The latest evaluation document, published by the Department for Energy Security and Net Zero, includes survey data from scheme participants that reveals many useful learning points for anyone interested in improving the energy efficiency of Britain’s old, cold and draughty homes going forward. Here are some of the interesting take-aways.
The scheme has confimed that the energy savings from schemes like this often turn out to be less than predicted because of something called ‘comfort taking’. This basically means people tend to take advantage of improvements by keeping their homes warmer than they did before, rather than channelling all the efficiency gains into savings.
According to data collected, the energy (and thus bill and carbon) savings varied from measure to measure: air-source heat pumps and external wall insulation generated clear energy savings. Solar thermal installations on the other hand had no observable effects on energy consumption.
Most householders reported the work done improved the comfort and warmth of their homes. But there were differences according to what work participants had done. Only 55% of those who had installed heat pumps found their homes to be more comfortable post-installation, and 16% felt their homes were less comfortable. Similarly, 41% of the heat-pump group considered their house warmer and 26% considered it colder. Nevertheless, 88% of those who had got air-source heat pumps in the scheme reported satisfaction with their heat pumps.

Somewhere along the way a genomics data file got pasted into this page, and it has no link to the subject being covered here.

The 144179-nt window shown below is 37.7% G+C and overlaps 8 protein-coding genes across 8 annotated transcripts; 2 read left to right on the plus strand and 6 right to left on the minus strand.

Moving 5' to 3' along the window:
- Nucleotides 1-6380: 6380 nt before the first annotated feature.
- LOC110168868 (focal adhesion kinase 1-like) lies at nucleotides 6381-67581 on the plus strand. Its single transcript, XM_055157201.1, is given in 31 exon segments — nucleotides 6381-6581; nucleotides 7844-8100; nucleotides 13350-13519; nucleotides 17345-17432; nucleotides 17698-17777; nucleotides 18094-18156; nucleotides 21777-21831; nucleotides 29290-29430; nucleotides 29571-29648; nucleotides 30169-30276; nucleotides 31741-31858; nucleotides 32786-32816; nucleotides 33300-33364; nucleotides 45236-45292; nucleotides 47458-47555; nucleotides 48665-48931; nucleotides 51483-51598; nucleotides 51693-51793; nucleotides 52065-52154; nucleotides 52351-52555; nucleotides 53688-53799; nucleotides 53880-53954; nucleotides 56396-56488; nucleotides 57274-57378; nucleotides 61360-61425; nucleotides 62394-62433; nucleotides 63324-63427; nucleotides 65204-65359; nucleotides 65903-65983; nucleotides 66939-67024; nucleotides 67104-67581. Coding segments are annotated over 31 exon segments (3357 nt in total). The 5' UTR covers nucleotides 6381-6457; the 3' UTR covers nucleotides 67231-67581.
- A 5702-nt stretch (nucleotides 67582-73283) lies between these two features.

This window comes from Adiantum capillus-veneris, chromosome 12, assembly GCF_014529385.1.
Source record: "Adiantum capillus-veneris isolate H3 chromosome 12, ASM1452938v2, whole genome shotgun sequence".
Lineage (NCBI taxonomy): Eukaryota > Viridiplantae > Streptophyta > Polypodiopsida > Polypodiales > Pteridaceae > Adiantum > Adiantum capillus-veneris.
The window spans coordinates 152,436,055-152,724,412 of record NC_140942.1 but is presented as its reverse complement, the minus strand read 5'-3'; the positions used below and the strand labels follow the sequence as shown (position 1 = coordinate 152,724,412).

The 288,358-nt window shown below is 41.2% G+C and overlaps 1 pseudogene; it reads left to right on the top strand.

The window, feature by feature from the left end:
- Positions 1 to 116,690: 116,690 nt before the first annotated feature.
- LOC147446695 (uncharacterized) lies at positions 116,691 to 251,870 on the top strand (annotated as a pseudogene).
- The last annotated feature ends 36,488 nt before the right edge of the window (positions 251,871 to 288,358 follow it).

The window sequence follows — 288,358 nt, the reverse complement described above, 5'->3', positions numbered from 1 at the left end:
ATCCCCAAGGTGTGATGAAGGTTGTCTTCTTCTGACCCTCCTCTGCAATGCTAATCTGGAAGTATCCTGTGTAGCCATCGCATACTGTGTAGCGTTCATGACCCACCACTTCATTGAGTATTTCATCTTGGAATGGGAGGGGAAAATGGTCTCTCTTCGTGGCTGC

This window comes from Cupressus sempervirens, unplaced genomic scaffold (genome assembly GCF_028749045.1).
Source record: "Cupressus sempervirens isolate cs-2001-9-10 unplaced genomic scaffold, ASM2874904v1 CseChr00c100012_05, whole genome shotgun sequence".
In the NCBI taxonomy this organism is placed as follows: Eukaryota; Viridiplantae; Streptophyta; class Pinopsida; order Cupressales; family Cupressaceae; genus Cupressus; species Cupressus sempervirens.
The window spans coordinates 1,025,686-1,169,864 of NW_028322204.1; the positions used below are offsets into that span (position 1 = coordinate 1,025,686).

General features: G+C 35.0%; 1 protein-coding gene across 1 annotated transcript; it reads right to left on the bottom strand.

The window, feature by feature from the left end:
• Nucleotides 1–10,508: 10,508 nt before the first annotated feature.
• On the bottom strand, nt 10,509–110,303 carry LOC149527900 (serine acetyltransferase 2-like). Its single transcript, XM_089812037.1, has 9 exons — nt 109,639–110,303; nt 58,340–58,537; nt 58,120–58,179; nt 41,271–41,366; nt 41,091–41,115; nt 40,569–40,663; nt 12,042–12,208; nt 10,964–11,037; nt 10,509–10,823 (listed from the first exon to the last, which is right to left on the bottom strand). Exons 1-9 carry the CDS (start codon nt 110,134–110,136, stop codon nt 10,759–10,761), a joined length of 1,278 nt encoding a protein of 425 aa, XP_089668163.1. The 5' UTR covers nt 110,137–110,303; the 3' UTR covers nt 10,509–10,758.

Effect on fuel poverty
Of course, the GHGV scheme took place before recent surges in energy prices. However, the evaluation found that even though it succeeded in attracting low-income households at risk of fuel poverty, because most people only installed one energy-saving measure, these on their own were not enough to lift most of the low-income participants out of fuel poverty: ‘To have made a bigger impact on fuel poverty it would have needed to support multiple measures that would have resulted in greater energy-efficiency improvements.’
Effect on energy consumption
Researchers took before and after readings from smart meters of 2,500 people participating in the scheme, and reported: “Only some of the measures installed…had an observable effect on energy savings, and only in households that had gas central heating prior to installation.” The average reductions for different types of insulation in gas-heated homes, were:
- external solid wall insulation – 3.3 kWh/day (9.9% reduction)
- cavity wall insulation – 1.9 kWh/day (5.8% reduction)
- loft insulation – 1.4 kWh/day (4.2% reduction)
- pitched roof insulation – 1.3 kWh/day (4.7% reduction).
None of the other individual insulation measures had an observable effect on electricity or gas use in the gas centrally-heated homes.